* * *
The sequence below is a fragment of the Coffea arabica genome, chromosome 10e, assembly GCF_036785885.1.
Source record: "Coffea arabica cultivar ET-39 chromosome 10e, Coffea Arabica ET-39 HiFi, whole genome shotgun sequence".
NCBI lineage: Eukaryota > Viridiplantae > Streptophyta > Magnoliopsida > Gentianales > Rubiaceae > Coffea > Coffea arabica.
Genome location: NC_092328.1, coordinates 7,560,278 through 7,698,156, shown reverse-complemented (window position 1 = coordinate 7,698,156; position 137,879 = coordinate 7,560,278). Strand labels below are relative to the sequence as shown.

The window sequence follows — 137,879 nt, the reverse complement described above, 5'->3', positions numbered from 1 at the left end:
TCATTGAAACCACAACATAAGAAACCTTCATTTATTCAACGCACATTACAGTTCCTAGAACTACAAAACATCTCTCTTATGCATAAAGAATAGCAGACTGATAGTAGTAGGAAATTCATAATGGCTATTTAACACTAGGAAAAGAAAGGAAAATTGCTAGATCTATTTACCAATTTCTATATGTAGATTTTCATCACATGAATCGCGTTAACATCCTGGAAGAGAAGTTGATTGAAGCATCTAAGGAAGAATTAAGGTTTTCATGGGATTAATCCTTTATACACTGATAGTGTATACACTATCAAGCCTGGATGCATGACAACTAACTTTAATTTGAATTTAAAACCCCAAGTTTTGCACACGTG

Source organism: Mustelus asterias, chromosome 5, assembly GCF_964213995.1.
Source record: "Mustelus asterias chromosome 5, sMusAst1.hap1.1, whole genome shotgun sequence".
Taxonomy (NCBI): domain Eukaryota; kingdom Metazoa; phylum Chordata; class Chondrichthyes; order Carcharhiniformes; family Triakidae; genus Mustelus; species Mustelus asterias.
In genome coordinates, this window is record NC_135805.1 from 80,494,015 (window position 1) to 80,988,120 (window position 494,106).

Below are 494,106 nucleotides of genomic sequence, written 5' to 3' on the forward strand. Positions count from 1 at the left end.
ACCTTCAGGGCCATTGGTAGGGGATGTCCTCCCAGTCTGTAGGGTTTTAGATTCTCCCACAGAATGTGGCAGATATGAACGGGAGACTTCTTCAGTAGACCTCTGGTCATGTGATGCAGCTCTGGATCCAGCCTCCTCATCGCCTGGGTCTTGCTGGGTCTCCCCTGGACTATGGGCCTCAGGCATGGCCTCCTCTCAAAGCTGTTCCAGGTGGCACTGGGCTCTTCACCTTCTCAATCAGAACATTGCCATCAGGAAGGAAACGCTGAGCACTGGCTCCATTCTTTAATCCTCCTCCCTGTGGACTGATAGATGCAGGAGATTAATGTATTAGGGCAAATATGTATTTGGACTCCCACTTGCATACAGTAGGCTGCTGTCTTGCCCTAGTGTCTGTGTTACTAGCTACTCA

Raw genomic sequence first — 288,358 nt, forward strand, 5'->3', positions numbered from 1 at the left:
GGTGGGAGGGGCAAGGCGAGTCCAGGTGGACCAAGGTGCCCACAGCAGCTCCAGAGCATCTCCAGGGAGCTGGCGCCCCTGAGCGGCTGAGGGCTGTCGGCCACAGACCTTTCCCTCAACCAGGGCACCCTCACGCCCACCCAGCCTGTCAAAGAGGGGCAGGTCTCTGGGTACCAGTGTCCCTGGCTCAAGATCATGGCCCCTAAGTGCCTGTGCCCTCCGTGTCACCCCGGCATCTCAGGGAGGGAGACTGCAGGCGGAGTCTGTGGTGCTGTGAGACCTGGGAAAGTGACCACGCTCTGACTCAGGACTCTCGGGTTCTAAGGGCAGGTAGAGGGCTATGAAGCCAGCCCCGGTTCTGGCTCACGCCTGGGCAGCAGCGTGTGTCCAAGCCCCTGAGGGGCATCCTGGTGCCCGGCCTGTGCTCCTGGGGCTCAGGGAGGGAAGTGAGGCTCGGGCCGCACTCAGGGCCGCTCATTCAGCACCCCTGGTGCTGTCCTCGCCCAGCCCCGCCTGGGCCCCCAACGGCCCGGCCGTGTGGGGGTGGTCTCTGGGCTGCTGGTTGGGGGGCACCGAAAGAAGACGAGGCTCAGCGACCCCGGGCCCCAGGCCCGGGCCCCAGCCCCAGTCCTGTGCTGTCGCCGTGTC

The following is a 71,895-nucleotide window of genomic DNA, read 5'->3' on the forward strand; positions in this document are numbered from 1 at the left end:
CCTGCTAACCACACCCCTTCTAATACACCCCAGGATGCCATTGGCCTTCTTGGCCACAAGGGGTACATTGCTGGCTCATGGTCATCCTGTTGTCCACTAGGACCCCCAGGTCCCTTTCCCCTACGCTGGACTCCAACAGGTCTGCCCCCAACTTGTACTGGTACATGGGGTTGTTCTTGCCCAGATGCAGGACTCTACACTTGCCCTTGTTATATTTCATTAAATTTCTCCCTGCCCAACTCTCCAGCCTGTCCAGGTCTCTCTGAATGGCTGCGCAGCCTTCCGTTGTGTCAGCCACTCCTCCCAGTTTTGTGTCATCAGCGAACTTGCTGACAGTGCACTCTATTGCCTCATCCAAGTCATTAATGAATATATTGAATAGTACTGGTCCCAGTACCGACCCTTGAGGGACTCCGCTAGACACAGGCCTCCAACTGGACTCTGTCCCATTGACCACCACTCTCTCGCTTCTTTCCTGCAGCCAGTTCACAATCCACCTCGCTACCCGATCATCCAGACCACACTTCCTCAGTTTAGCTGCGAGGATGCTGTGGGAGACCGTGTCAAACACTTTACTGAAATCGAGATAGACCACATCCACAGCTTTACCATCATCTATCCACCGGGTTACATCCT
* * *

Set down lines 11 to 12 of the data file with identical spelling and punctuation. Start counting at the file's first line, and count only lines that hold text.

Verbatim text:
Below are 494,106 nucleotides of genomic sequence, written 5' to 3' on the forward strand. Positions count from 1 at the left end.
ACCTTCAGGGCCATTGGTAGGGGATGTCCTCCCAGTCTGTAGGGTTTTAGATTCTCCCACAGAATGTGGCAGATATGAACGGGAGACTTCTTCAGTAGACCTCTGGTCATGTGATGCAGCTCTGGATCCAGCCTCCTCATCGCCTGGGTCTTGCTGGGTCTCCCCTGGACTATGGGCCTCAGGCATGGCCTCCTCTCAAAGCTGTTCCAGGTGGCACTGGGCTCTTCACCTTCTCAATCAGAACATTGCCATCAGGAAGGAAACGCTGAGCACTGGCTCCATTCTTTAATCCTCCTCCCTGTGGACTGATAGATGCAGGAGATTAATGTATTAGGGCAAATATGTATTTGGACTCCCACTTGCATACAGTAGGCTGCTGTCTTGCCCTAGTGTCTGTGTTACTAGCTACTCA